Take an mtDNA Test: It Worked for Jesse James!
mtDNA testing is the neglected child of genetic genealogy. But mtDNA identified the remains of Jesse James. Could a similar strategy help your family history research?
Most of us are interested to hear about the next best thing. But in our haste to adopt the latest and greatest, we might be neglecting some tried and true tools.
I feel like this has happened to mitochondrial DNA (mtDNA). MtDNA was actually the DNA that started it all: the DNA that led to the thriving genetic genealogy industry we have today. MtDNA is a child of the 60’s but really came of age in the 80’s when its full sequence of 16,569 letters was first identified. This DNA testing type then hit the full spotlight in 1996 when it was used to identify the remains of famous outlaw Jesse James.
mtDNA identified Jesse James remains
In case you weren’t paying attention to genetic genealogy news in 1996 (or in the following years when related research was published and discussed), here’s a quick recap of the Jesse James case:
Jesse James was a famous outlaw in the United States who supposedly died in 1882—except that rumors persisted that his death was staged, and that the body buried under his name in a Nebraska cemetery wasn’t his. In 1995, his body was exhumed and DNA was recovered from two teeth (and from hair strands recovered from his original burial site).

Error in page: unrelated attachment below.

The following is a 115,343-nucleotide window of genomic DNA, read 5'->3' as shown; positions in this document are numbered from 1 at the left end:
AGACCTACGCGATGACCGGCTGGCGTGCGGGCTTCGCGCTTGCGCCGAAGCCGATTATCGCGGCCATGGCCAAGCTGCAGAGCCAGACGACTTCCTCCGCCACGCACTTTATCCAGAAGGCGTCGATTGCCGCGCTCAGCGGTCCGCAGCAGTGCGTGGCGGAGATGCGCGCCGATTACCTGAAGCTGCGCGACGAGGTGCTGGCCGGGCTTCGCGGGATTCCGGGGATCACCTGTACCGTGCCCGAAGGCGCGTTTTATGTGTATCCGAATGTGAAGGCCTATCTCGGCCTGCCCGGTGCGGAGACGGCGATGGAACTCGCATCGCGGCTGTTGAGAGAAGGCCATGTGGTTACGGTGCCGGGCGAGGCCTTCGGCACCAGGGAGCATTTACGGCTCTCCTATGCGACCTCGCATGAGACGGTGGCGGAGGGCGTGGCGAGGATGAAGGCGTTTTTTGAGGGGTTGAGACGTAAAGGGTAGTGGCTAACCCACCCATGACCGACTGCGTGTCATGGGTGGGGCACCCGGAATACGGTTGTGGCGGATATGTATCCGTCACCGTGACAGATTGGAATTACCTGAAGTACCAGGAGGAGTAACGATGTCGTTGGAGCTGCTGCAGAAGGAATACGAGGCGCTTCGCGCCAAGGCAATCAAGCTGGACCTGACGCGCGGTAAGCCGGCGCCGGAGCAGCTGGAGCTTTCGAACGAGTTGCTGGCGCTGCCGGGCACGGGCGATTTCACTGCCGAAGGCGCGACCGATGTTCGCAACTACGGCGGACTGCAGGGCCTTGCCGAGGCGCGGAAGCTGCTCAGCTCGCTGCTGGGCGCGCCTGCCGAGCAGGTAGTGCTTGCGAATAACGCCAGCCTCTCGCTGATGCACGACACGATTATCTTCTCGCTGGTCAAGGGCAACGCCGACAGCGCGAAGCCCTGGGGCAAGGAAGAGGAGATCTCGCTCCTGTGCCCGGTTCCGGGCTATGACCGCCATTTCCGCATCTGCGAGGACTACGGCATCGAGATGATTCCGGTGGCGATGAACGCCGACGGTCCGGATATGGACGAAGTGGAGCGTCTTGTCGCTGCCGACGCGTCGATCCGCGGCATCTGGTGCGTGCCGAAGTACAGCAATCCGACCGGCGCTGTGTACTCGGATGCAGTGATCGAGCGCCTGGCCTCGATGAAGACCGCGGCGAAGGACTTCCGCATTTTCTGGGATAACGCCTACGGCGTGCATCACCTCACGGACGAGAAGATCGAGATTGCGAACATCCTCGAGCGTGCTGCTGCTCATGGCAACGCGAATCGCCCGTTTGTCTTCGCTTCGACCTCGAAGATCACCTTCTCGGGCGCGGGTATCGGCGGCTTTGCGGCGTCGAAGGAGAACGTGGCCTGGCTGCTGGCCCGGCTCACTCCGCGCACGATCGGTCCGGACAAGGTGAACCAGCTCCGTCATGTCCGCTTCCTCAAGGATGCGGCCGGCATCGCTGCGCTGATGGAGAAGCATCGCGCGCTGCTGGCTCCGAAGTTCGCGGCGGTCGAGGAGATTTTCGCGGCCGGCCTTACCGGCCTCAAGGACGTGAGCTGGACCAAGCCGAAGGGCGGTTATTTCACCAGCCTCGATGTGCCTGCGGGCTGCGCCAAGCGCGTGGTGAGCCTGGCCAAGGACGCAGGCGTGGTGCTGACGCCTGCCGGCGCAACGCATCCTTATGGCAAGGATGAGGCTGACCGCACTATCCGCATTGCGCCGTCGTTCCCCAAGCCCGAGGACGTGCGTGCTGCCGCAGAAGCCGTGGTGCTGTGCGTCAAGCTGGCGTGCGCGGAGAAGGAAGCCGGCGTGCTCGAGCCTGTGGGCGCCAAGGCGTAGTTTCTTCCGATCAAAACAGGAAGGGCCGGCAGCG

Next up was getting a DNA sample from a known James relative and comparing all the samples. Here’s where mtDNA came in. Jesse had a sister, Susan, with whom he would have shared the exact same mtDNA signature they both received from their mother, Zerelda. As shown in the tree below (taken from this report in the Journal of Forensic Sciences, Susan had daughters for several generations, thus preserving her mtDNA, until the last in the line had a son, who also would have gotten that same mtDNA from his mom.
So that son took an mtDNA test. And guess what? His mtDNA was an exact match to the DNA samples pulled from the burial sites of Jesse James, meaning that those two individuals shared the same maternal lineage. As explained in the abstract below where this research was published, that’s about as close as it could get.
mtDNA analysis and your genealogy
You’re probably not exhuming ancestral remains as part of your genealogical investigation, but a similar strategy might be used to verify a hypothesized relationship between two individuals who are guessed to have the same maternal lineage. Just remember that the generations that connect the two people being tested should begin with a woman and descend through women, as the Jesse James descendant did (even though he himself was a man). Currently, you can only order an mtDNA test at www.FTDNA.com.
As you can see, this testing scenario is based on a specific research question, which helps with all DNA testing for family history! So maybe what you’d like to read next is this article on formulating a DNA research testing plan.
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